How has Covid-19 changed wine trends?


For months, the Covid-19 pandemic meant that having a drink in a pub or restaurant was out of the question, but that certainly didn’t mean that wine fell out of fashion. In fact, some reports suggest that Brits may be drinking more wine than they did before, albeit at home. However, as consumers have adapted to the new conditions imposed by the virus, the trends that were popular pre-pandemic have changed somewhat. Here are just a few of the ways drinkers have changed their approach to wine since Covid-19.

More wine is being bought online

Online shopping in all sectors proved hugely popular during lockdown, and wine was no exception. Recent data from Wine Searcher shows that UK wine searches were up 25% in the last two weeks of July compared to the previous year. The click-through rate was also up by 20%, reflecting those who actually bought the wine rather than just browsed. And aside from buying online from major supermarkets, there are many other places consumers can purchase from, including more off-licenses signing up for distribution with food delivery providers like Deliveroo and UberEats. For example, drinks delivery services like Drinks House 247 can transport bottles across most of Greater London within half an hour. Meanwhile, dedicated wine retailers have also proved popular — Majestic Wine had an surge in online popularity, with sales growing by over 300%.

Although it may be assumed that this shift to e-commerce is merely a symptom of lockdown, it looks like the pandemic has simply hastened a phenomenon that was already on the cards. Richard Lee, head of alcohol at data and insights consulting company Kantar, told The Spirits Business that UK online alcohol sales were growing four times faster than in physical shops even before the pandemic. And even more recent findings from Kantar suggest that alcohol e-commerce is sustainable, as many people new to online shopping appear to be sticking with it permanently.

Trusted names are being favoured over small brands

As Beverage Daily has noted, “with all the uncertainty in the world, there’s something comforting in having something familiar”, which may explain why consumers have been turning to trusted names when they want a drink. Beers like Coors Lite and Miller Lite have performed well in the US during the pandemic, and there have been significantly more online searches during lockdown for recognisable wine brands in the UK as well. From the start of April to the end of May, in London alone, Blossom Hill and Yellow Tail saw searches rise by 245% and 133% respectively, while Echo Falls searches grew by 167% in Liverpool.

“I have been in the wine business for 25 years now. When we get a crisis, people want a safe buy,” Marcelo Papa from Concha y Toro told The Drinks Business. The brand is the largest wine producer in Latin America, and owns Casillero del Diablo, the world’s second most powerful wine label according to market research group Wine Intelligence. “With [brands like Casillero del Diablo] people feel very confident. I think at this time people are looking for a safe buy. They experiment less,” he added.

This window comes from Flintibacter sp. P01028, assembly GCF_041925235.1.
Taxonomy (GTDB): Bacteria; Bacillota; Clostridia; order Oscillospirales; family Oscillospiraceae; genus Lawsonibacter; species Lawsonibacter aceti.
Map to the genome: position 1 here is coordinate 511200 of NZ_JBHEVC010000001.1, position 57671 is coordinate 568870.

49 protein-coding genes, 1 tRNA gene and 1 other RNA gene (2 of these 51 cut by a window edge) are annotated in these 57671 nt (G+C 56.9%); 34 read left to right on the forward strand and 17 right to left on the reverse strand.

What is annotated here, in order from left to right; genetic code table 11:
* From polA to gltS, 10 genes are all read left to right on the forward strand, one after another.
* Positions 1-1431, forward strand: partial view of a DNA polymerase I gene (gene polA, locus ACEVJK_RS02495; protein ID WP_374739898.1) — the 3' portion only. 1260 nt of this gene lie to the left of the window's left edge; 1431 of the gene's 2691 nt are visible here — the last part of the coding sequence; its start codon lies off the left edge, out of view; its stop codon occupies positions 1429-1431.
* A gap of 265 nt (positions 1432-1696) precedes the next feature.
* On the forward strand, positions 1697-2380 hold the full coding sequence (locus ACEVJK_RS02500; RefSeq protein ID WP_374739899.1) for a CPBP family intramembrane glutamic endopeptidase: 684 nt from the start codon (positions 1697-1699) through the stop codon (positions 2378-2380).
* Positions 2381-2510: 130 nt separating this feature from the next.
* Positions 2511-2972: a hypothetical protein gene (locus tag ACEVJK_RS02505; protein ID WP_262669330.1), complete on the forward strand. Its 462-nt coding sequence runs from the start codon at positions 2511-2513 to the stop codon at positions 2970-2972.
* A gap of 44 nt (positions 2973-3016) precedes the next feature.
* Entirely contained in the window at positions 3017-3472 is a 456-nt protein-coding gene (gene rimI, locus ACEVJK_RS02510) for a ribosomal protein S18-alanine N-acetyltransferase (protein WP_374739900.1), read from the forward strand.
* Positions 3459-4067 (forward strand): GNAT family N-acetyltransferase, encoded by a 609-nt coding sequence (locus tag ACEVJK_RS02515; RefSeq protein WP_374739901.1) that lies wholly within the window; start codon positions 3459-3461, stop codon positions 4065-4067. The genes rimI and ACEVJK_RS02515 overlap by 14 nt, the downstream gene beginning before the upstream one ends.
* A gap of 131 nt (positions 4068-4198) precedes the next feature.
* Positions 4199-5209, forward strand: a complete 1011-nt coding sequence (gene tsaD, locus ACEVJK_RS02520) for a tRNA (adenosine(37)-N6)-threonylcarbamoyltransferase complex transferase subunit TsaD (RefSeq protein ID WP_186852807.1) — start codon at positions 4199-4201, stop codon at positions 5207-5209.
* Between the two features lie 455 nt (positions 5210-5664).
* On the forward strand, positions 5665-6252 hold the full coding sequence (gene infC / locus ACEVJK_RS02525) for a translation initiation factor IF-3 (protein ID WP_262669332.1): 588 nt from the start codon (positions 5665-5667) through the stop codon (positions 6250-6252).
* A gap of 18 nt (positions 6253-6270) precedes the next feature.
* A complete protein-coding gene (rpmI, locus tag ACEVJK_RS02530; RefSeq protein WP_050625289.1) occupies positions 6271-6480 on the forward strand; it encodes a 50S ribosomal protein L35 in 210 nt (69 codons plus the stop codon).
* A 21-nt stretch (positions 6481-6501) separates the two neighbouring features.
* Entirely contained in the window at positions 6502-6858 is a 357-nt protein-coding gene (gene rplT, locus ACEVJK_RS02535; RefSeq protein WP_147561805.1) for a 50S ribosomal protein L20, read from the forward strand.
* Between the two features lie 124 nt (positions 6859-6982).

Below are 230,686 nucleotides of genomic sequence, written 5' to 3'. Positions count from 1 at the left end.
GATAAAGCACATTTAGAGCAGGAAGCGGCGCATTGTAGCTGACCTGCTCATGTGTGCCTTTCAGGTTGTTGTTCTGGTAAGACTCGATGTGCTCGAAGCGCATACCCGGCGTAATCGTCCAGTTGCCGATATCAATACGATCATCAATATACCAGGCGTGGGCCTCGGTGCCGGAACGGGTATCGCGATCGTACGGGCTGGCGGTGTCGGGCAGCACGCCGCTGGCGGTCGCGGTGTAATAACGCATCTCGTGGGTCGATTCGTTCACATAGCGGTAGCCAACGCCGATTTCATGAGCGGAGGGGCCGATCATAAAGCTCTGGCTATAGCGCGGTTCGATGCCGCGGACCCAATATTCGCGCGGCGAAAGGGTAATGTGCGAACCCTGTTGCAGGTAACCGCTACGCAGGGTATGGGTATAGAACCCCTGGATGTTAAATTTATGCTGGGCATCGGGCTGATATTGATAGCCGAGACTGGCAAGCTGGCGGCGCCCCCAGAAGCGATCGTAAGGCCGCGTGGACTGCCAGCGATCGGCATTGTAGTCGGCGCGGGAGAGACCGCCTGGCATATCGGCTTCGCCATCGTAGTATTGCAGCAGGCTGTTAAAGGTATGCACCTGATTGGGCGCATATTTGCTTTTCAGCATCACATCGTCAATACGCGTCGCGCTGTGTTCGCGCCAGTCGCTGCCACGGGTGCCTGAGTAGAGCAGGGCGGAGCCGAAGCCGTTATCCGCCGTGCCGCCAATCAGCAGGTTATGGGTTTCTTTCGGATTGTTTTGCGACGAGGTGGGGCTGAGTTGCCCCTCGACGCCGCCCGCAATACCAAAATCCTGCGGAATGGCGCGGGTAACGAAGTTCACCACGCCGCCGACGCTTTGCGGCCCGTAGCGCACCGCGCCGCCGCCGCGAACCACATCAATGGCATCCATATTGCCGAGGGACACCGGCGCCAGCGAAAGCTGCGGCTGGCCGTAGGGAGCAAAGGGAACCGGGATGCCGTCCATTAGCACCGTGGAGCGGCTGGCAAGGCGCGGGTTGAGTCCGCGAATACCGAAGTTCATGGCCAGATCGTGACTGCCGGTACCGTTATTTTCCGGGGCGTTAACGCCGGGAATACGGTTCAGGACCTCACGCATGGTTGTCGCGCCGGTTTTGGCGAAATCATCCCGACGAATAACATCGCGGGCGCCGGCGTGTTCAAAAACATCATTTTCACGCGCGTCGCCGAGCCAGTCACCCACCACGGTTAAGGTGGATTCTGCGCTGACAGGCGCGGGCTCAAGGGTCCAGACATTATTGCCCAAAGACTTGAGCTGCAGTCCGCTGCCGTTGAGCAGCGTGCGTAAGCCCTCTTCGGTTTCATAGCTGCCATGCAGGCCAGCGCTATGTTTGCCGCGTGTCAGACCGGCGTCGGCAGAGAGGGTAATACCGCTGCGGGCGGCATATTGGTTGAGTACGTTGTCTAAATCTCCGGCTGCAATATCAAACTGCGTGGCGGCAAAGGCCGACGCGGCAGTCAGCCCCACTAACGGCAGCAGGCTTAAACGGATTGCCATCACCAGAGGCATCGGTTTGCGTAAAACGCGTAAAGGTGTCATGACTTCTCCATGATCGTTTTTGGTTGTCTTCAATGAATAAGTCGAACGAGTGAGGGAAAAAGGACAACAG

This isn’t good for smaller labels though, which also tend to be pricier than the bigger brands. However, Wine Intelligence believes that there may be hope, as consumers become more interested in local products: “We anticipate a renewed focus on domestic and local wine in wine producing countries, reflecting national populations becoming more inwardly focused and protective. This will also reflect consumers’ agendas to support their local businesses at a time of economic crisis.”

‘Wine-drinking moments’ are up

Wine Intelligence’s Covid-19 Impact Report found that Brits didn’t need many excuses to open a bottle, as ‘wine-drinking moments’ became more frequent during lockdown. “As well as the usual with-food occasions, wine has become part of many of the new non-food occasions, for instance catching up with friends online or pre-dinner drinks that start earlier in the day than ever before,” chief executive Lulie Halstead explained. Over 50% of UK consumers have drank wine during the day on a non-food occasion.

As a result, wine producers may need to consider new formats to cater to these evolving needs. For example, in a recent webinar with Imbibe, Victoria Sharples of London’s St. John restaurant said that many customers have been buying bag-in-box wine for use at home. Canned wines have also become very popular, with Ben Blake, head of European marketing at Treasury Wine Estates, reporting that sales are up by 132% in the UK. One canned company that did particularly well in lockdown was Nice, whose online sales make up 50% of total turnover for them, a rise of over 40% on their 2019 figures.


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